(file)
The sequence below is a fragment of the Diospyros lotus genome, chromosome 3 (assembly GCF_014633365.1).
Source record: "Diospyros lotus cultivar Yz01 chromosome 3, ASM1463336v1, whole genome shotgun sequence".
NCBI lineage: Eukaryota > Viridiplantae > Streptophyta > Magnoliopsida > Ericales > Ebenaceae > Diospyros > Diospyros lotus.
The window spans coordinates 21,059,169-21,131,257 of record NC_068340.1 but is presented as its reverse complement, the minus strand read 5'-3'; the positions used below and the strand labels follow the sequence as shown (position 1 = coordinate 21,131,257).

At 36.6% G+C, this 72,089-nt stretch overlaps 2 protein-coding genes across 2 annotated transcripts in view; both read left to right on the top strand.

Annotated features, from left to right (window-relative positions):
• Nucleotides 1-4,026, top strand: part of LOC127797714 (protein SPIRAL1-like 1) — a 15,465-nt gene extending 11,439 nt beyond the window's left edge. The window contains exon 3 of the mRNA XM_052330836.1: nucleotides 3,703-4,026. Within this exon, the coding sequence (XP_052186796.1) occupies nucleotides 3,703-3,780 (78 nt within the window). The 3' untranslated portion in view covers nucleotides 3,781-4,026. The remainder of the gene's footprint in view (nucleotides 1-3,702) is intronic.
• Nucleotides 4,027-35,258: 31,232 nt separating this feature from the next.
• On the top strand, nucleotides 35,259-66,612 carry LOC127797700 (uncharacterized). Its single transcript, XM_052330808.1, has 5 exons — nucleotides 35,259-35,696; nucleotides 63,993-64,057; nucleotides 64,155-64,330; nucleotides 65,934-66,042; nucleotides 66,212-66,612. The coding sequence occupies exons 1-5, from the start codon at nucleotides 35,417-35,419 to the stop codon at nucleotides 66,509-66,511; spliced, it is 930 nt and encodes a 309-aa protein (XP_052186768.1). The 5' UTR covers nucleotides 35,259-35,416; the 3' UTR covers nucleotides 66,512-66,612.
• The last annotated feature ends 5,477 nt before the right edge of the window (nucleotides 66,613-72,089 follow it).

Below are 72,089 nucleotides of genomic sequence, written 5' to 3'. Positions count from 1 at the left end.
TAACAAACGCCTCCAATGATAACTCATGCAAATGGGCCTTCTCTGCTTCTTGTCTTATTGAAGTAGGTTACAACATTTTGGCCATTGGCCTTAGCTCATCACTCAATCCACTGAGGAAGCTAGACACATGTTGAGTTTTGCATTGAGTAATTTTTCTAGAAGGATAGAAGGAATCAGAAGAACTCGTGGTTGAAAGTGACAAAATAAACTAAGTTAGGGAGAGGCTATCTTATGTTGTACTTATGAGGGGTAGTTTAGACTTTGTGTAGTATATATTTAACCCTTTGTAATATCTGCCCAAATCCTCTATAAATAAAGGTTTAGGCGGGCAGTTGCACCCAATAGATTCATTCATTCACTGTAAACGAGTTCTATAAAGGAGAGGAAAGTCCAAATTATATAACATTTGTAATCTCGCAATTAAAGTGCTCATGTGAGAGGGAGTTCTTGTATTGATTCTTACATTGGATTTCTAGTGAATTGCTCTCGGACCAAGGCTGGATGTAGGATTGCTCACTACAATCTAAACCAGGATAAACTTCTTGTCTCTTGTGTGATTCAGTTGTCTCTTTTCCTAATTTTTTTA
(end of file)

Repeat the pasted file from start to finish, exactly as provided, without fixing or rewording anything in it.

The sequence below is a fragment of the Diospyros lotus genome, chromosome 3 (assembly GCF_014633365.1).
Source record: "Diospyros lotus cultivar Yz01 chromosome 3, ASM1463336v1, whole genome shotgun sequence".
NCBI lineage: Eukaryota > Viridiplantae > Streptophyta > Magnoliopsida > Ericales > Ebenaceae > Diospyros > Diospyros lotus.
The window spans coordinates 21,059,169-21,131,257 of record NC_068340.1 but is presented as its reverse complement, the minus strand read 5'-3'; the positions used below and the strand labels follow the sequence as shown (position 1 = coordinate 21,131,257).

At 36.6% G+C, this 72,089-nt stretch overlaps 2 protein-coding genes across 2 annotated transcripts in view; both read left to right on the top strand.

Annotated features, from left to right (window-relative positions):
• Nucleotides 1-4,026, top strand: part of LOC127797714 (protein SPIRAL1-like 1) — a 15,465-nt gene extending 11,439 nt beyond the window's left edge. The window contains exon 3 of the mRNA XM_052330836.1: nucleotides 3,703-4,026. Within this exon, the coding sequence (XP_052186796.1) occupies nucleotides 3,703-3,780 (78 nt within the window). The 3' untranslated portion in view covers nucleotides 3,781-4,026. The remainder of the gene's footprint in view (nucleotides 1-3,702) is intronic.
• Nucleotides 4,027-35,258: 31,232 nt separating this feature from the next.
• On the top strand, nucleotides 35,259-66,612 carry LOC127797700 (uncharacterized). Its single transcript, XM_052330808.1, has 5 exons — nucleotides 35,259-35,696; nucleotides 63,993-64,057; nucleotides 64,155-64,330; nucleotides 65,934-66,042; nucleotides 66,212-66,612. The coding sequence occupies exons 1-5, from the start codon at nucleotides 35,417-35,419 to the stop codon at nucleotides 66,509-66,511; spliced, it is 930 nt and encodes a 309-aa protein (XP_052186768.1). The 5' UTR covers nucleotides 35,259-35,416; the 3' UTR covers nucleotides 66,512-66,612.
• The last annotated feature ends 5,477 nt before the right edge of the window (nucleotides 66,613-72,089 follow it).

Below are 72,089 nucleotides of genomic sequence, written 5' to 3'. Positions count from 1 at the left end.
TAACAAACGCCTCCAATGATAACTCATGCAAATGGGCCTTCTCTGCTTCTTGTCTTATTGAAGTAGGTTACAACATTTTGGCCATTGGCCTTAGCTCATCACTCAATCCACTGAGGAAGCTAGACACATGTTGAGTTTTGCATTGAGTAATTTTTCTAGAAGGATAGAAGGAATCAGAAGAACTCGTGGTTGAAAGTGACAAAATAAACTAAGTTAGGGAGAGGCTATCTTATGTTGTACTTATGAGGGGTAGTTTAGACTTTGTGTAGTATATATTTAACCCTTTGTAATATCTGCCCAAATCCTCTATAAATAAAGGTTTAGGCGGGCAGTTGCACCCAATAGATTCATTCATTCACTGTAAACGAGTTCTATAAAGGAGAGGAAAGTCCAAATTATATAACATTTGTAATCTCGCAATTAAAGTGCTCATGTGAGAGGGAGTTCTTGTATTGATTCTTACATTGGATTTCTAGTGAATTGCTCTCGGACCAAGGCTGGATGTAGGATTGCTCACTACAATCTAAACCAGGATAAACTTCTTGTCTCTTGTGTGATTCAGTTGTCTCTTTTCCTAATTTTTTTA